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The latest issue of the Family Law Review (Volume 4 Part 4) contains the following material:


Inconsistencies in and the inadequacies of the family counselling and FDR confidentiality and admissibility provisions: The need for reform – Donna Cooper

In this article the author discusses issues arising from counselling and family dispute resolution (FDR) in relation to confidentiality and admissibility, such as whether an admission of abuse to a child, or a threat to harm the other parent, can be disclosed by the counsellor or family dispute resolution practitioner (FDRP) and used in court proceedings. It is found that the admissibility provisions in the Family Law Act 1975 (Cth) are far more narrowly defined than the confidentiality requirements and have been interpreted strictly by the courts. There are competing policy considerations: the strict “traditionalist” approach, that people can have absolute faith in the integrity of counsellors and mediators and in the confidential nature of the process, must be balanced against a more “protectionist” stance, being the individual rights of victims to have all relevant information placed before the court and to be protected from violence and abuse. It is suggested that legislative reform is required to ensure that courts balance these considerations appropriately and don’t compromise the safety of victims of abuse and family violence.

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Let me be me: Parental responsibility, Gillick competence, and transgender minors’ access to hormone treatments – Katherine France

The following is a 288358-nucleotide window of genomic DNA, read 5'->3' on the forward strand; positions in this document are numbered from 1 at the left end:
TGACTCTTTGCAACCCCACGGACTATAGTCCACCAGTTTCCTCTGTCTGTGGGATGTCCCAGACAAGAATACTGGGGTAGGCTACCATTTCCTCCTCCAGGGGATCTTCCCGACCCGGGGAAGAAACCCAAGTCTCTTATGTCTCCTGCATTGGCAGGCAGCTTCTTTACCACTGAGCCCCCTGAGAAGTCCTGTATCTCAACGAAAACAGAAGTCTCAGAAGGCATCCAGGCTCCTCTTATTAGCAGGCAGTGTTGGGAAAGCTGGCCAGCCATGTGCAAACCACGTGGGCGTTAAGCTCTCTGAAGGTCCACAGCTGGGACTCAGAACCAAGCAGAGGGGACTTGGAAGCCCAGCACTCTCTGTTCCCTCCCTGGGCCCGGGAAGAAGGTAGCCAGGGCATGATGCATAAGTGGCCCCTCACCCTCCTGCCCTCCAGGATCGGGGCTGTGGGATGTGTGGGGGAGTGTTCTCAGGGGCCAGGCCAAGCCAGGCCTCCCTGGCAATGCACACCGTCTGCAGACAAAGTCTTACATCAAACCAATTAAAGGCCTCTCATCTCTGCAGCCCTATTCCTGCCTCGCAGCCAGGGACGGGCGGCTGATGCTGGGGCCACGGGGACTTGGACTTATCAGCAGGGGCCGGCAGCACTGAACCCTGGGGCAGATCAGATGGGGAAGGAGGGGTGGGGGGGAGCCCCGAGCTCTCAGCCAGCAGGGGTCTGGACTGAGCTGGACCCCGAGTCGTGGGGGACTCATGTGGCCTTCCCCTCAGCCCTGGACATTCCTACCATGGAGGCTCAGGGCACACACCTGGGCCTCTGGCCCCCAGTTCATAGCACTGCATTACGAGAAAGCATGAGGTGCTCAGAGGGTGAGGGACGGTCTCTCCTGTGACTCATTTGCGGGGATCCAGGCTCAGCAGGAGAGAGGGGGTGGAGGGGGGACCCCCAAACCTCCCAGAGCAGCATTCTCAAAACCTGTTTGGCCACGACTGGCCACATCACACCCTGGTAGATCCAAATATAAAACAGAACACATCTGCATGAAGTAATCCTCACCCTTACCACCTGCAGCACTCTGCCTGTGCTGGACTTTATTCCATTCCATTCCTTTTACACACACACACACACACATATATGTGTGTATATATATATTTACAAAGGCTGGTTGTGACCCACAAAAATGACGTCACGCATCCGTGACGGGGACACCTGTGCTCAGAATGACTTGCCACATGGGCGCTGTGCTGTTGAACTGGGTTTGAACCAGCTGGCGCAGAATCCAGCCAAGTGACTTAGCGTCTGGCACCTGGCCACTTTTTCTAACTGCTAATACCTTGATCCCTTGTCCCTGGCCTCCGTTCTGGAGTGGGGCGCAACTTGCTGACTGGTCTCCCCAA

Australia is the only country to require parents or guardians to seek court authorisation in order to consent to cross-sex hormone treatments for their transgender children. This article contends that such approval should not be required and that the position in Australia should be brought into line with the rest of the world. First, a child’s capacity to consent is capable of being determined by health practitioners, without the need for judicial intervention. Second, the proper application of the relevant legal principles leads to the conclusion that cross-sex hormone treatments are not “special medical procedures” for which court authorisation is necessary. Finally, the financial and emotional costs of the application to the court are harmful for both the child and their family.

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When can a party to contested proceedings have leave to adduce evidence from an adversarial expert when a single expert has already been appointed? – Richard Ingleby and Anne-Marie Rice

This note discusses some practical implications of the requirements which must be satisfied in order to have permission to adduce evidence from an alternate expert witness in circumstances where a single expert has already been appointed. In particular, consideration is given to the way that the decided cases relating to leave have interpreted: (i) the word “special” as a descriptor of the reason for such alternate evidence; and (ii) the requirement to exhaust the remedies within the Family Court Rules 2004 (Cth) to clarify the evidence of single experts before going to the next step of an alternate expert witness.

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RECENT CASESJudge Geoffrey Monahan (Ed) Michelle Fernando Dean Foley Olivia Rundle

  • Vadisanis v Vadisanis (Property – Presumption of advancement – Loan from parent)
  • Zanda v Zanda (Procedural fairness – Apprehended bias or prejudgment)
  • Cape v Cape (International relocation – Application for stay – Child Protection Convention)

For the pdf version of the table of contents, click here: WAU – Fam L Rev Vol 4 Pt 4 Contents.

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